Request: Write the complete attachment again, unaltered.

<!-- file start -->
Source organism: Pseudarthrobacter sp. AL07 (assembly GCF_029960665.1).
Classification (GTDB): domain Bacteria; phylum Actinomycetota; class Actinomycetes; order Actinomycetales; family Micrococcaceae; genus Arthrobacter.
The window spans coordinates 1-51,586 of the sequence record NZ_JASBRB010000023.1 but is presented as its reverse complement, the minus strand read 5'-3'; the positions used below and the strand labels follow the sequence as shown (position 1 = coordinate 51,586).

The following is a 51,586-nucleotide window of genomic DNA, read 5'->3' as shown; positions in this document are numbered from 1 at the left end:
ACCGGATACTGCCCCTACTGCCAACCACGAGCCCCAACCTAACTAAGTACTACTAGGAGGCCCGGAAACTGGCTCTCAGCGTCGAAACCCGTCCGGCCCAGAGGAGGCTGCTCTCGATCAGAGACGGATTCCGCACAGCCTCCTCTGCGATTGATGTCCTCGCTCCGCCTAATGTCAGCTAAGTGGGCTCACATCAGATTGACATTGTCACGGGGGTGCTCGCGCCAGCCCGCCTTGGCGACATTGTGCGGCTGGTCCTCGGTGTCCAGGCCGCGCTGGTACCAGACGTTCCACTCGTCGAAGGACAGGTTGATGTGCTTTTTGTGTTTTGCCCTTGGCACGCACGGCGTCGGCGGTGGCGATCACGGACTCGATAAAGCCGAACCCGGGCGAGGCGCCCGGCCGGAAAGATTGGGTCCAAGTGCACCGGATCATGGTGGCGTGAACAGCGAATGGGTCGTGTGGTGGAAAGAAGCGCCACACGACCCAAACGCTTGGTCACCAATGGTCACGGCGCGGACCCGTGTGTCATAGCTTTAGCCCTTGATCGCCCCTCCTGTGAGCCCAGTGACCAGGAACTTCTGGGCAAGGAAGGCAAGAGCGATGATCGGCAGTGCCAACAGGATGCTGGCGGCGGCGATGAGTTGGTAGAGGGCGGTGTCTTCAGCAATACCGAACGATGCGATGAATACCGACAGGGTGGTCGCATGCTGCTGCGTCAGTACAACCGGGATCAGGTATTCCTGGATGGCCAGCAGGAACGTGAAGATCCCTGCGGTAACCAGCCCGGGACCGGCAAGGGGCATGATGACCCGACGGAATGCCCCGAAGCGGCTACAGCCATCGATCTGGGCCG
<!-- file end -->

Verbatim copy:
Source organism: Pseudarthrobacter sp. AL07 (assembly GCF_029960665.1).
Classification (GTDB): domain Bacteria; phylum Actinomycetota; class Actinomycetes; order Actinomycetales; family Micrococcaceae; genus Arthrobacter.
The window spans coordinates 1-51,586 of the sequence record NZ_JASBRB010000023.1 but is presented as its reverse complement, the minus strand read 5'-3'; the positions used below and the strand labels follow the sequence as shown (position 1 = coordinate 51,586).

The following is a 51,586-nucleotide window of genomic DNA, read 5'->3' as shown; positions in this document are numbered from 1 at the left end:
ACCGGATACTGCCCCTACTGCCAACCACGAGCCCCAACCTAACTAAGTACTACTAGGAGGCCCGGAAACTGGCTCTCAGCGTCGAAACCCGTCCGGCCCAGAGGAGGCTGCTCTCGATCAGAGACGGATTCCGCACAGCCTCCTCTGCGATTGATGTCCTCGCTCCGCCTAATGTCAGCTAAGTGGGCTCACATCAGATTGACATTGTCACGGGGGTGCTCGCGCCAGCCCGCCTTGGCGACATTGTGCGGCTGGTCCTCGGTGTCCAGGCCGCGCTGGTACCAGACGTTCCACTCGTCGAAGGACAGGTTGATGTGCTTTTTGTGTTTTGCCCTTGGCACGCACGGCGTCGGCGGTGGCGATCACGGACTCGATAAAGCCGAACCCGGGCGAGGCGCCCGGCCGGAAAGATTGGGTCCAAGTGCACCGGATCATGGTGGCGTGAACAGCGAATGGGTCGTGTGGTGGAAAGAAGCGCCACACGACCCAAACGCTTGGTCACCAATGGTCACGGCGCGGACCCGTGTGTCATAGCTTTAGCCCTTGATCGCCCCTCCTGTGAGCCCAGTGACCAGGAACTTCTGGGCAAGGAAGGCAAGAGCGATGATCGGCAGTGCCAACAGGATGCTGGCGGCGGCGATGAGTTGGTAGAGGGCGGTGTCTTCAGCAATACCGAACGATGCGATGAATACCGACAGGGTGGTCGCATGCTGCTGCGTCAGTACAACCGGGATCAGGTATTCCTGGATGGCCAGCAGGAACGTGAAGATCCCTGCGGTAACCAGCCCGGGACCGGCAAGGGGCATGATGACCCGACGGAATGCCCCGAAGCGGCTACAGCCATCGATCTGGGCCG